Note to Bill O'Reilly:
Iowa is the new San Francisco.
I can barely write that sentence without my hands shaking at the thought of the city I grew up in losing its punch line status on right-leaning talk shows and slightly more sympathetic late night comedy hours.
But with an absentee mayor and a $438 million budget crisis threatening to turn us, according to the Christian Science Monitor, into stingy social conservatives, our paradigm-by-the-Bay of quaintly perspiring and proud progressivism is in imminent danger.
We shouldn't blame Iowa. That state somewhere there in the middle of flyover country has simply stepped up where we've stepped out. Just a few weeks ago Iowa's Supreme Court legalized same sex marriage, while our SF-based big legal kahuna is still diddling around on the issue. Brown University sociology professor, John Logan, even believes Iowa's first mover position on this could be the catalyst for a much broader national shift. "Iowa's status as a largely rural, Midwest state," the AP paraphrased Mr. Logan as saying, "could enforce the argument that gay marriage is no longer a fringe issue."
Wasn't SF supposed to be the pioneer on this, the flying wedge? And here Iowa goes quietly about its business making bigger actual waves on same sex marriage than a bellowing Gavin Newsom.
Then, today, Barack Obama, whose election so captivated and encouraged San Franciscans second to none, takes his rock star road trip not here but to a wind turbine plant in Newton, Iowa for Earth Day. Earth Day! Aren't WE the green ones? Not only did we almost elect a Green Party politician mayor, but the guy we did vote into office spends a hell of a lot of oxygen and photo op time talking up his own eco-credentials.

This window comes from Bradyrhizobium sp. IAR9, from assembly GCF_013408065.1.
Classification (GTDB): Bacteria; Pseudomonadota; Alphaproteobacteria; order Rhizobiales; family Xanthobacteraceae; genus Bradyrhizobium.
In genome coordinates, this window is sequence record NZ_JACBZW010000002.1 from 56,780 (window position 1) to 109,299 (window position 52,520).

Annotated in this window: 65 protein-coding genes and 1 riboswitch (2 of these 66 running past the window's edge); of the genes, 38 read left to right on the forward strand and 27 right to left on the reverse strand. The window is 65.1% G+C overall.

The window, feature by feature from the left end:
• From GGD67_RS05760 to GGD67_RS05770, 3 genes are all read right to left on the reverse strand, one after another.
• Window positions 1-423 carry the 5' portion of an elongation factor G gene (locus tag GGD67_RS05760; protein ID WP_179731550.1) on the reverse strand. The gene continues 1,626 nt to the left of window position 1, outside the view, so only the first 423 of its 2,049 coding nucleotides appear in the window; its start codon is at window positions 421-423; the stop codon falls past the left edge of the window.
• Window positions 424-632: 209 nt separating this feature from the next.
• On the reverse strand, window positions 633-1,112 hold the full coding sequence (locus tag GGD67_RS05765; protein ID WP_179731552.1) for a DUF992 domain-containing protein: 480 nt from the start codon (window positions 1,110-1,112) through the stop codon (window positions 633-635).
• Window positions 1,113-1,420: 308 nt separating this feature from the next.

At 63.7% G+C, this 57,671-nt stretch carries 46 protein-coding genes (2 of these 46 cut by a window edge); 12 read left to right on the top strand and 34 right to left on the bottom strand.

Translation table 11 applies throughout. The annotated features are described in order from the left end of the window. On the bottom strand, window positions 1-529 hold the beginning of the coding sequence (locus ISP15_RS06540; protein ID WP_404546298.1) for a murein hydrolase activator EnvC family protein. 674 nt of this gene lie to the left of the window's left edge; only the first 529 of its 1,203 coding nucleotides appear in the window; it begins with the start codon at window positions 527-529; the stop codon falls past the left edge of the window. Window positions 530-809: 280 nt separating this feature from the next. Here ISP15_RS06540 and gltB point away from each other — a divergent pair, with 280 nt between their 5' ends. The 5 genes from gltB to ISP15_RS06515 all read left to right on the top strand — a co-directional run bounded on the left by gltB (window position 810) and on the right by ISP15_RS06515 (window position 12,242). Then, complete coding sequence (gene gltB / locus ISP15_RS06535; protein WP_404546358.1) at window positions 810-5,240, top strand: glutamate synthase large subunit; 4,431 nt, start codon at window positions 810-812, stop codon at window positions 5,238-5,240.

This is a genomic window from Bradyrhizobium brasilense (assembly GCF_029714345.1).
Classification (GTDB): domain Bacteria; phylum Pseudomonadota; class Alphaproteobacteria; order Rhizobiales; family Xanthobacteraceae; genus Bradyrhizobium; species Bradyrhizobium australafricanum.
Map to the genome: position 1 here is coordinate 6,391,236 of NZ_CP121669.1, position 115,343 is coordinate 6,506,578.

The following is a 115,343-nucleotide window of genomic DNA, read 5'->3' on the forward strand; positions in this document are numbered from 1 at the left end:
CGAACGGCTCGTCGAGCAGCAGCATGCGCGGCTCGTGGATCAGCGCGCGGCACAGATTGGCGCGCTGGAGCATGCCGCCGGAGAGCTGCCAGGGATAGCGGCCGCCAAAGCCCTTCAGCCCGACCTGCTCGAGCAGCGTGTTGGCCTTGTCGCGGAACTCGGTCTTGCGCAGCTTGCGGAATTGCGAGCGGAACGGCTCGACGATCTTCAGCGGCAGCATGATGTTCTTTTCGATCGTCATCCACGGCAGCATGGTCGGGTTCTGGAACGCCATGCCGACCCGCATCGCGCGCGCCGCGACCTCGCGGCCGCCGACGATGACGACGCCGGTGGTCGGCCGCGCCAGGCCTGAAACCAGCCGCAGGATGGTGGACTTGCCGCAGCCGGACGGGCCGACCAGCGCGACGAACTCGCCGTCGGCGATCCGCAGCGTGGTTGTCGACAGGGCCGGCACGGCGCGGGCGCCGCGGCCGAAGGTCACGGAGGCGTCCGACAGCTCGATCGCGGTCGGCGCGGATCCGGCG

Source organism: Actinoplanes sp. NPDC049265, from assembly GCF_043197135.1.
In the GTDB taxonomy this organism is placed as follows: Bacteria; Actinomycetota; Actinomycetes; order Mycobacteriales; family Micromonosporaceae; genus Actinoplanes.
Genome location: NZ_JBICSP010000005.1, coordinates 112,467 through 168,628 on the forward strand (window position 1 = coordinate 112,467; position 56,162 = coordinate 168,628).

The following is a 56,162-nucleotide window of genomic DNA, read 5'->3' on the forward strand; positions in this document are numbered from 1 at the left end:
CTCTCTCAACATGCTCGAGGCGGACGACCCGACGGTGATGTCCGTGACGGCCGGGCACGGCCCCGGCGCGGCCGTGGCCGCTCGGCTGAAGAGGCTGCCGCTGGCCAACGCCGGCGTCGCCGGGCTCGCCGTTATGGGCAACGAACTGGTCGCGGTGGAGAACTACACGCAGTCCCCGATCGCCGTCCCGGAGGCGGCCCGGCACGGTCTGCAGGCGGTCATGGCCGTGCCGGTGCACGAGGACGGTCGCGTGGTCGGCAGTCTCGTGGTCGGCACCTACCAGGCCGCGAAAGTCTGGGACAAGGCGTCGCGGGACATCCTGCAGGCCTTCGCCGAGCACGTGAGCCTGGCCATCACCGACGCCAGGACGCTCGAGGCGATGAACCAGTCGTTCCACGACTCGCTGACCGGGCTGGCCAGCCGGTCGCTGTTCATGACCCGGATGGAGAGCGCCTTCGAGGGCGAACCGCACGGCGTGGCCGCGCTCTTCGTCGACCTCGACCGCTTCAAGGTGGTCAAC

Mr. Newsom normally would have been tweeting Rahm Emanuel like a meth head trying to peddle SF's electric car or ocean power initiative as the President's landing strip instead of Iowa. But, according to a Chronicle story today, the mayor was apparently busy exchanging social networking messages with Ashton Kutcher instead. Besides, successful self-promotion doesn't always translate directly into successful promotion.
We only have ourselves to blame for this Iowa thing. Or someone nearby.
Maybe the frequent flier mayor has not been giving enough time to shoring up San Francisco's quirky but iconic reputation. On Tuesday he projectile vomited all over the digital networks the least surprising news of the year - that he was running for governor. Which means he'll be even less available for city business than he has been in the recent past, which wasn't all that much anyway.
He wasn't even in town to hang out with his longest living constituents the other morning at the 103rd anniversary of the great 1906 quake. I've been to a few of those in previous years and Mr. Newsom's presence and interaction with the dwindling group of spry survivors was one of the few genuinely charming moments that have come out of that teched-up, glamorous office.
In today's Chronicle, our frequent flier mayor had this to say about his run for governor:
"You won't even know some days that I wasn't in the city..."
That makes me feel so much better. Maybe when he gets to be governor, one city supervisor said, "he'll have our backs." Just not in the meantime.
But that's OK. San Francisco most likely still has more shrinks per capita than the state of Iowa and we'll just book extra sessions to deal with our separation anxiety -- separation from our mayor and our status.
Causes Phil Bronstein Supports
Good Ones; anything involving the possibility of redemption.